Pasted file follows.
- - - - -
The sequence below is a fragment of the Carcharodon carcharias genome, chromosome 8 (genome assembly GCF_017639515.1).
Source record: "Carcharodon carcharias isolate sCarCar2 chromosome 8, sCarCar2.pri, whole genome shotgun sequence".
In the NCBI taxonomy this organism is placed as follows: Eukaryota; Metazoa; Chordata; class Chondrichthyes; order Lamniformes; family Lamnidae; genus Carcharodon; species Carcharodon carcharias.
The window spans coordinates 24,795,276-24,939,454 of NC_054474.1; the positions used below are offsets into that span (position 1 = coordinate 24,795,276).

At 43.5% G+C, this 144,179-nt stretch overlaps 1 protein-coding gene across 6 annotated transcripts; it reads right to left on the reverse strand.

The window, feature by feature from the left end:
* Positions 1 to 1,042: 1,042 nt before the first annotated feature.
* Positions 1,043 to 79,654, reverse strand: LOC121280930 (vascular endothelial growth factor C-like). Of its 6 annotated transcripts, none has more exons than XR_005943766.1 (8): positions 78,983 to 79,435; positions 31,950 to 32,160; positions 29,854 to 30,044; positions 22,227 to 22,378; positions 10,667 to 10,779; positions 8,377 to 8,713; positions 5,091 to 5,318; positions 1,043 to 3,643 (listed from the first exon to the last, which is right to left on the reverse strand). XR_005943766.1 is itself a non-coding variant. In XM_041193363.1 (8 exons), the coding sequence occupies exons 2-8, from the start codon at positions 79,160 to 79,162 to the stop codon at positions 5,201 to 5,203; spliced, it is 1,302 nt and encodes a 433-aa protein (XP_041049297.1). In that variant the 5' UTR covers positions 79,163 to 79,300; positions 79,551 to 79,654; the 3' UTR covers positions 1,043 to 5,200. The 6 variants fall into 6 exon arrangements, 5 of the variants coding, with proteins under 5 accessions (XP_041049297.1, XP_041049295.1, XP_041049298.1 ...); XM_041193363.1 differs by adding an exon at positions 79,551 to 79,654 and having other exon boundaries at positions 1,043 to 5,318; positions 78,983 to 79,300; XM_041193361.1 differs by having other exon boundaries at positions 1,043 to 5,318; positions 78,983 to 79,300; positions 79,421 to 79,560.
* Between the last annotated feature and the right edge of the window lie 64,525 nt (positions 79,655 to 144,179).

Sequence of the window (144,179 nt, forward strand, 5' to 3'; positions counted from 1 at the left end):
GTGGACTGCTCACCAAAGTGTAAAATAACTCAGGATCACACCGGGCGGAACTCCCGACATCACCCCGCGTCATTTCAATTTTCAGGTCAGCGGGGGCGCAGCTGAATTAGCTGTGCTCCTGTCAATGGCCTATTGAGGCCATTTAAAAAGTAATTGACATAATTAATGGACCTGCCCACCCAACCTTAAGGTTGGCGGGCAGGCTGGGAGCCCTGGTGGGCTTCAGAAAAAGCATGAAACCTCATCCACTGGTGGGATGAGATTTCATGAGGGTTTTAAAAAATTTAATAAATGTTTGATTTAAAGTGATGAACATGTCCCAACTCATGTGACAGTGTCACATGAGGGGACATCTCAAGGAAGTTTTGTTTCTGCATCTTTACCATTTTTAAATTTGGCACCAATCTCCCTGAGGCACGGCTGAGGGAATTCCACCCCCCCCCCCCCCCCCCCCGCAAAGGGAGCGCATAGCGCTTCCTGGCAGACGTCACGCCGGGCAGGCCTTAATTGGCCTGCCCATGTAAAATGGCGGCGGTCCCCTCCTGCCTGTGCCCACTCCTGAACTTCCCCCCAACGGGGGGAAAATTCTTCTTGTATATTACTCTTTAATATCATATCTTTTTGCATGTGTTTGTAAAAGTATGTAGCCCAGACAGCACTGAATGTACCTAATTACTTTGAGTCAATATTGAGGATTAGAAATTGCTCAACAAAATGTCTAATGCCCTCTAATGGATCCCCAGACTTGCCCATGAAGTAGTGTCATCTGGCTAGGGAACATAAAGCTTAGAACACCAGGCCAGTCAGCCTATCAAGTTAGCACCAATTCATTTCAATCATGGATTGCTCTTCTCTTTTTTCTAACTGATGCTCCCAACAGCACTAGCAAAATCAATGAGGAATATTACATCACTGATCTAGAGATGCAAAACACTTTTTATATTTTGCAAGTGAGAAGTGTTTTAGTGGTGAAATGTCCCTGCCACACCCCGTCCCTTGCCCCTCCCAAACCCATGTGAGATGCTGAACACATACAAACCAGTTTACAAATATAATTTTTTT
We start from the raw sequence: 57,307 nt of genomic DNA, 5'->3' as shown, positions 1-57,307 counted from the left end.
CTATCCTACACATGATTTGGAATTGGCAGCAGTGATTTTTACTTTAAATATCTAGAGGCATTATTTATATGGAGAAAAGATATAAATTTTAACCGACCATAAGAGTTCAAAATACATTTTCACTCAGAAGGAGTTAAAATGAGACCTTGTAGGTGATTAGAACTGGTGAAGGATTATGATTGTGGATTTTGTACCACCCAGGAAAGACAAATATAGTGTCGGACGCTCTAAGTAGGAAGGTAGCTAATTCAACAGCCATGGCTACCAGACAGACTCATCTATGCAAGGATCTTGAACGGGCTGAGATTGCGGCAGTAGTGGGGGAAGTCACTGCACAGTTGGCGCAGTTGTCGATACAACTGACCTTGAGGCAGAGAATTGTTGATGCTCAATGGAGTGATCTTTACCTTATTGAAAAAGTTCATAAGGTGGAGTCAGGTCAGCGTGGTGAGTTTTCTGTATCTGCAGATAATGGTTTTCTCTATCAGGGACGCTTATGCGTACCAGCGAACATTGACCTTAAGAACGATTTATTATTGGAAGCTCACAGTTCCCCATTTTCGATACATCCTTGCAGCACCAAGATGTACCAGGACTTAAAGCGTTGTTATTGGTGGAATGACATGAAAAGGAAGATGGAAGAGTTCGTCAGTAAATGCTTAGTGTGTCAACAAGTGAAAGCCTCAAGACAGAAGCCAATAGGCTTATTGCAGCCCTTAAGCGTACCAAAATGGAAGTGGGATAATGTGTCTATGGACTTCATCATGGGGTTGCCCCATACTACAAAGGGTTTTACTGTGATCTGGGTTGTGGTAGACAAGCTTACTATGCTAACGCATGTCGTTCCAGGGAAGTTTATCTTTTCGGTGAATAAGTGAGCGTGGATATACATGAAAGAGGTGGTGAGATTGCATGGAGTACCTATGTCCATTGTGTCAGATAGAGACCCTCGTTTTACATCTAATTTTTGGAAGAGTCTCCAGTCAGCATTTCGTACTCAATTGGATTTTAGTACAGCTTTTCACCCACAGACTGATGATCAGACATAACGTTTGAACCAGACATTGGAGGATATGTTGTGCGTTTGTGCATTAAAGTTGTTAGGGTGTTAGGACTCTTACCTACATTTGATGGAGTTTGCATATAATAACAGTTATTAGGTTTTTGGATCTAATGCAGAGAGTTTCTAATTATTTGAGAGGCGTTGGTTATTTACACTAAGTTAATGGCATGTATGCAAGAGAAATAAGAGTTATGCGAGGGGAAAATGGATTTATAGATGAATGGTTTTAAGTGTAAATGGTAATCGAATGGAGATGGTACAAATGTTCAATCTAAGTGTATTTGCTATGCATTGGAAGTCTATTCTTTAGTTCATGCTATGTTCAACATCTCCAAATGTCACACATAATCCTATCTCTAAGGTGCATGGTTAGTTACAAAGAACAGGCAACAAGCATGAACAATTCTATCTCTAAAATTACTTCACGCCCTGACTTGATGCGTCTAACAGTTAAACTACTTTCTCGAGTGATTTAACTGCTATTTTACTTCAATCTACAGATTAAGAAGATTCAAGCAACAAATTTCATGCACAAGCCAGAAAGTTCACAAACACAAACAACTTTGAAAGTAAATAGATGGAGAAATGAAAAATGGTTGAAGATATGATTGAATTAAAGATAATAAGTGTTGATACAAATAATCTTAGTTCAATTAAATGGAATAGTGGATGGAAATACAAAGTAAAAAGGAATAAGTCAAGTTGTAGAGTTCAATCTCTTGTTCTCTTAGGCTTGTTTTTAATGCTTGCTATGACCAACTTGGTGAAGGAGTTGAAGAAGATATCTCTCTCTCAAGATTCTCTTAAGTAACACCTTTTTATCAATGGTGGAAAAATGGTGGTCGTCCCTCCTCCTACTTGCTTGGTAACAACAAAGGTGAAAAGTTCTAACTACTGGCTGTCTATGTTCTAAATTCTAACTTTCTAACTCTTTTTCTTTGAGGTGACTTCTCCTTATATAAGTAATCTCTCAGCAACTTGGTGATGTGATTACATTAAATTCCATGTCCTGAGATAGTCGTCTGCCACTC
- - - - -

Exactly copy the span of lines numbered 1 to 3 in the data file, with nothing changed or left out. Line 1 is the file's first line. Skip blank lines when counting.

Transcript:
The sequence below is a fragment of the Carcharodon carcharias genome, chromosome 8 (genome assembly GCF_017639515.1).
Source record: "Carcharodon carcharias isolate sCarCar2 chromosome 8, sCarCar2.pri, whole genome shotgun sequence".
In the NCBI taxonomy this organism is placed as follows: Eukaryota; Metazoa; Chordata; class Chondrichthyes; order Lamniformes; family Lamnidae; genus Carcharodon; species Carcharodon carcharias.